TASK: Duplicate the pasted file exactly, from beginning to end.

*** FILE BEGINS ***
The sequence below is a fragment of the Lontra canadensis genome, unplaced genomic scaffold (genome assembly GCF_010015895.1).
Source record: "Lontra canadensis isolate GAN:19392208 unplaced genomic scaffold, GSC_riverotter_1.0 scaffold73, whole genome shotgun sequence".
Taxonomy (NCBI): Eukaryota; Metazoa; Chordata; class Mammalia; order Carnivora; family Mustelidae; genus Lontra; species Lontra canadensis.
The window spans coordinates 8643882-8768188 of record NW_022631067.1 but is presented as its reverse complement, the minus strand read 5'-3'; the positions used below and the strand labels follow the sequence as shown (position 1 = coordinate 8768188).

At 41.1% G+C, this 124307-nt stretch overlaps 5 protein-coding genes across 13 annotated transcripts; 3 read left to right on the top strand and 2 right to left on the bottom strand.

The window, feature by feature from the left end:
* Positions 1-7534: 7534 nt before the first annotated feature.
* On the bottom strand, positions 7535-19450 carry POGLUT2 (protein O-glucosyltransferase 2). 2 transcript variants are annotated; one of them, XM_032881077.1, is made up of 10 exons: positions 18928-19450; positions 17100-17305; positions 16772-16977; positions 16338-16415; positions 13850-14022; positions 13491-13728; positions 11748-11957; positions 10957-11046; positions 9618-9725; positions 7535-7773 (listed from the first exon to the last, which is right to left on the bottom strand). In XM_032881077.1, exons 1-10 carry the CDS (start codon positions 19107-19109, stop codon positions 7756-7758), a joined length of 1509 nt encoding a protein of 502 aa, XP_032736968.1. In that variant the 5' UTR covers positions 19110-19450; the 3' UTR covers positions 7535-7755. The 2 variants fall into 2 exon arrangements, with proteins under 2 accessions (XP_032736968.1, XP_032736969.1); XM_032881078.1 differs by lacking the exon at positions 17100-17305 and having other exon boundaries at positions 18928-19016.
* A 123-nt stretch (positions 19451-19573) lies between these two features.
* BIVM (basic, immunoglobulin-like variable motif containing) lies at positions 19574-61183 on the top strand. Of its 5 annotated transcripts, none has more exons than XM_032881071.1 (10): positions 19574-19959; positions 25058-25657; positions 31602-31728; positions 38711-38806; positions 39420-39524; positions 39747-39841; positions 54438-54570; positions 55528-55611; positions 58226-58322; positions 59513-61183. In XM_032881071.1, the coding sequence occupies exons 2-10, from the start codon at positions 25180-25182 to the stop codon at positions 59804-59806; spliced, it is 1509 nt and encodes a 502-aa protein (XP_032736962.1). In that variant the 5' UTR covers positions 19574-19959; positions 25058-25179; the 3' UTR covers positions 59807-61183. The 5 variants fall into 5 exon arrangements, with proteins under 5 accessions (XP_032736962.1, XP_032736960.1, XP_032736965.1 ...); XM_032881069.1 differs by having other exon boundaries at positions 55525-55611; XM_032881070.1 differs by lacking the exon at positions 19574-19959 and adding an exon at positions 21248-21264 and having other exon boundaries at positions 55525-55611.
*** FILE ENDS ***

The sequence below is a fragment of the Lontra canadensis genome, unplaced genomic scaffold (genome assembly GCF_010015895.1).
Source record: "Lontra canadensis isolate GAN:19392208 unplaced genomic scaffold, GSC_riverotter_1.0 scaffold73, whole genome shotgun sequence".
Taxonomy (NCBI): Eukaryota; Metazoa; Chordata; class Mammalia; order Carnivora; family Mustelidae; genus Lontra; species Lontra canadensis.
The window spans coordinates 8643882-8768188 of record NW_022631067.1 but is presented as its reverse complement, the minus strand read 5'-3'; the positions used below and the strand labels follow the sequence as shown (position 1 = coordinate 8768188).

At 41.1% G+C, this 124307-nt stretch overlaps 5 protein-coding genes across 13 annotated transcripts; 3 read left to right on the top strand and 2 right to left on the bottom strand.

The window, feature by feature from the left end:
* Positions 1-7534: 7534 nt before the first annotated feature.
* On the bottom strand, positions 7535-19450 carry POGLUT2 (protein O-glucosyltransferase 2). 2 transcript variants are annotated; one of them, XM_032881077.1, is made up of 10 exons: positions 18928-19450; positions 17100-17305; positions 16772-16977; positions 16338-16415; positions 13850-14022; positions 13491-13728; positions 11748-11957; positions 10957-11046; positions 9618-9725; positions 7535-7773 (listed from the first exon to the last, which is right to left on the bottom strand). In XM_032881077.1, exons 1-10 carry the CDS (start codon positions 19107-19109, stop codon positions 7756-7758), a joined length of 1509 nt encoding a protein of 502 aa, XP_032736968.1. In that variant the 5' UTR covers positions 19110-19450; the 3' UTR covers positions 7535-7755. The 2 variants fall into 2 exon arrangements, with proteins under 2 accessions (XP_032736968.1, XP_032736969.1); XM_032881078.1 differs by lacking the exon at positions 17100-17305 and having other exon boundaries at positions 18928-19016.
* A 123-nt stretch (positions 19451-19573) lies between these two features.
* BIVM (basic, immunoglobulin-like variable motif containing) lies at positions 19574-61183 on the top strand. Of its 5 annotated transcripts, none has more exons than XM_032881071.1 (10): positions 19574-19959; positions 25058-25657; positions 31602-31728; positions 38711-38806; positions 39420-39524; positions 39747-39841; positions 54438-54570; positions 55528-55611; positions 58226-58322; positions 59513-61183. In XM_032881071.1, the coding sequence occupies exons 2-10, from the start codon at positions 25180-25182 to the stop codon at positions 59804-59806; spliced, it is 1509 nt and encodes a 502-aa protein (XP_032736962.1). In that variant the 5' UTR covers positions 19574-19959; positions 25058-25179; the 3' UTR covers positions 59807-61183. The 5 variants fall into 5 exon arrangements, with proteins under 5 accessions (XP_032736962.1, XP_032736960.1, XP_032736965.1 ...); XM_032881069.1 differs by having other exon boundaries at positions 55525-55611; XM_032881070.1 differs by lacking the exon at positions 19574-19959 and adding an exon at positions 21248-21264 and having other exon boundaries at positions 55525-55611.